More than 220 Ukrainians have now been trained, outside of Ukraine, on U.S. artillery, particularly the M777 Howitzer.
05 May 2022 | The Hill
The U.S. military is ramping up its weapons training for Ukrainian forces, with hundreds now being trained on artillery systems, drones and radars, defense officials said Wednesday.
The effort, which involves taking Ukrainians out of their country to train at multiple locations in Europe, has picked up significantly after the Pentagon in early April revealed it trained about a dozen such troops on how to use Switchblade drones.
Now, more than 220 Ukrainians have been trained on U.S. artillery, particularly the M777 Howitzer, a 10,000-pound system that can be towed by vehicles and hit targets up to 18 miles away with 155 mm rounds. Washington has promised 90 such systems to Kyiv.
Another 20 Ukrainian soldiers on Sunday finished a week-long training course on the newly developed Phoenix Ghost unmanned aerial system, 121 of which are being sent to Ukraine.
“And there’s more of that coming,” a senior U.S. defense official said Monday, noting that another 50-plus Ukrainians would arrive at one of the sites to begin their training later this week.
“We are running them through a streamlined course here on the new equipment that they’ll be receiving. The goal in all of this is to get them back as soon as possible, so that then they can train others within their army on the equipment,” Gen. Joseph Hilbert, head of the 7th Army Training Command in Europe, told reporters Tuesday.
American forces training Ukrainian troops is nothing new, though the Pentagon has had to make some adjustments on how to go about such activities since Russia attacked Ukraine on Feb. 24.
Over the last seven years, the U.S. has trained some 23,000 Ukrainian soldiers inside the country, a $126 million effort, with training provided mostly by American National Guard troops, according to Hilbert.
That training began in 2015 — after Russian-backed separatists began fighting in the Donbas region of Ukraine — and ran up until early this year, when the threat of the incoming Russian invasion forced the Pentagon to pull U.S. forces from Ukraine.
In addition, Ukrainian forces have taken part in more than a dozen large war drills with U.S. troops in Germany since 2015, according to Hilbert.
Ahead of Russia’s invasion, the U.S. military was also planning for Ukrainian troops to lead a division-level exercise across the country.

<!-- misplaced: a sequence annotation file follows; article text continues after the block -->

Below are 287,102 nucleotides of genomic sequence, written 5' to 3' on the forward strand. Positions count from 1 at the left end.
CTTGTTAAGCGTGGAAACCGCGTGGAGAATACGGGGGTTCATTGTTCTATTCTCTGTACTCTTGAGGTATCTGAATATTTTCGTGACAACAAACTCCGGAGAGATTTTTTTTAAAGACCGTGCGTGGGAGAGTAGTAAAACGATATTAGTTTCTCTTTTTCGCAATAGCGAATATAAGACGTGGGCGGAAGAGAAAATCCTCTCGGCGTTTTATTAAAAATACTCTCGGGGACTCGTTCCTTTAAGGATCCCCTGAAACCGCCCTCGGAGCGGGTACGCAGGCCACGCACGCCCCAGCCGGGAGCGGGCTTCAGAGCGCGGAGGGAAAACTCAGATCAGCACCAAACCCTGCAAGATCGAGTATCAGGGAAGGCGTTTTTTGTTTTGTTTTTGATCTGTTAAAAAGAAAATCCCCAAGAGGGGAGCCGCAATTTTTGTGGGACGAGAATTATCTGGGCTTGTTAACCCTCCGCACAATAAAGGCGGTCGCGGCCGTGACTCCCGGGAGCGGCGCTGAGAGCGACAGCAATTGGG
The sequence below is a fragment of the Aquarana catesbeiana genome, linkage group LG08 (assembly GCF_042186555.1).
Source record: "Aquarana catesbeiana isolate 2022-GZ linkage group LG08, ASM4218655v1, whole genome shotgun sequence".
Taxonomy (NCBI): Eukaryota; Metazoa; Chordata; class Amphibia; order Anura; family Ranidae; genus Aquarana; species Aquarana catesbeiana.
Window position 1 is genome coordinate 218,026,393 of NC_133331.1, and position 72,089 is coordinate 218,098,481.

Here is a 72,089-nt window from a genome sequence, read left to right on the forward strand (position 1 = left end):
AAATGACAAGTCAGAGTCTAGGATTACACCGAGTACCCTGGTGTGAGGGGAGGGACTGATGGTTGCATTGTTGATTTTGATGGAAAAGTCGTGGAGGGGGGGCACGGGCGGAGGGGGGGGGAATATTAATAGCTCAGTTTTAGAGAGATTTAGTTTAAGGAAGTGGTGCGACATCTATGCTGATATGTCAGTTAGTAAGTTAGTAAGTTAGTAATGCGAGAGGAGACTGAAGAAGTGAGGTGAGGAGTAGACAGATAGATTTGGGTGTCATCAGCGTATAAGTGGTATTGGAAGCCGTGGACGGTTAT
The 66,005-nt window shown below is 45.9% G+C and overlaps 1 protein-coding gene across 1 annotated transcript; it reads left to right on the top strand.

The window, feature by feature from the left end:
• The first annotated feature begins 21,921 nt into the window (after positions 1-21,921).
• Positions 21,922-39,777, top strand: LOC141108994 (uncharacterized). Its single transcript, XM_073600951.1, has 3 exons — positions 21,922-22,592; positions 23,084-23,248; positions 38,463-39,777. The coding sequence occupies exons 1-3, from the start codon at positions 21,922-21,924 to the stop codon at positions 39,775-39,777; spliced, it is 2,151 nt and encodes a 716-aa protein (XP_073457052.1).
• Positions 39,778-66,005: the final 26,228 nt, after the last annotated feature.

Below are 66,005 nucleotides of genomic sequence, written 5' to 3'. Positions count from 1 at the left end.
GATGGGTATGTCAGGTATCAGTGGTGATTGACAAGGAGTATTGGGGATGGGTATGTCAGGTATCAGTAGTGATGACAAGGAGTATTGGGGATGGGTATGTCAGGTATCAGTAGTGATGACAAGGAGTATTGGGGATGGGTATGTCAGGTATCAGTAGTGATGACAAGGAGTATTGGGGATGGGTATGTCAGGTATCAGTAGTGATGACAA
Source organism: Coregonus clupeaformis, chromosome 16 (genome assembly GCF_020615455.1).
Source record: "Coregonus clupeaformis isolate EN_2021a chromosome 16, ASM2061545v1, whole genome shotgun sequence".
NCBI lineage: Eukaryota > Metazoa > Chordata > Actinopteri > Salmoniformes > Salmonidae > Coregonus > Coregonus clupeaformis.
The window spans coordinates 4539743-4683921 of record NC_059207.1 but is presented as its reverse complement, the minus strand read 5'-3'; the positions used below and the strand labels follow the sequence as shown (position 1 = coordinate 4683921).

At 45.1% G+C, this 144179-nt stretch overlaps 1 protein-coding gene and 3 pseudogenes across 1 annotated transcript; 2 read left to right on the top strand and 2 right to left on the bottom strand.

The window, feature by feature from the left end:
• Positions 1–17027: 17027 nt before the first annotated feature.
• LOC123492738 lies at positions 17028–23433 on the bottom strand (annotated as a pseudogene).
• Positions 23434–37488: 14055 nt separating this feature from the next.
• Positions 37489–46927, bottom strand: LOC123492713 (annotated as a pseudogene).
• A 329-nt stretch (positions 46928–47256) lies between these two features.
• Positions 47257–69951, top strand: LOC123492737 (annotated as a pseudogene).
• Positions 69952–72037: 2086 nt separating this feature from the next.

Among the U.S. troops pulled out of Ukraine earlier this year were 160 members of the Florida National Guard, who had been training Ukrainians at the Yavoriv Combat Training Center in Lviv.
“One of the lowest parts of the mission … was when we had to pull them out of Ukraine, out of the operation back in February,” Hilbert said.
Now U.S. forces, including Florida Guard members, are back instructing the Ukrainians from locations outside the country, with the Pentagon first revealing late last month that it had begun training Ukrainians on artillery systems and radars at U.S. military installations in Germany.
Among the locations is Grafenwöhr, home of U.S. Army Garrison Bavaria, where about 50 to 60 Ukrainian troops have been instructed on howitzers. That first group is now back in their country and another tranche of 50 to 60 soldiers are being trained.
Hilbert said the Ukrainians training there already have a background with what they’re using, “so for the howitzers, they are already Ukrainian artillerymen.”
Though defense officials have declined to offer specifics on the other locations of training and equipment involved, Hilbert said the troops are taking their training “to heart.”
“They understand how to operate it and employ it as effectively as they can on their own and in accordance with their own tactics and their own doctrine,” Hilbert said of the weapons and equipment. “The soldiers that we are receiving here are absolutely motivated, incredibly professional.”
Lt. Col. Jeremy “Todd” Hopkins, deputy commander for the Florida National Guard’s 53rd Infantry Brigade Combat Team, described a scene only a few days prior when a Ukrainian soldier, during a lunch break, heard that his hometown was being attacked.
“He and his team immediately stopped with what they were doing and stopped eating their lunch and went back to training knowing that that was how they were going to go back and support their homeland,” Hopkins told reporters.
The training is not without its “natural challenges,” Hilbert noted, including the difficulties with overcoming language barriers when describing more technical pieces of weapons and equipment.
The U.S. also must adapt lessons based off of what’s happening on the ground in battles in Ukraine.
“We’re absolutely paying attention to what is happening out there and we’re absolutely incorporating the lessons observed and the lessons that we learned in a part of training that we do, and that’s across the whole force,” Hilbert said.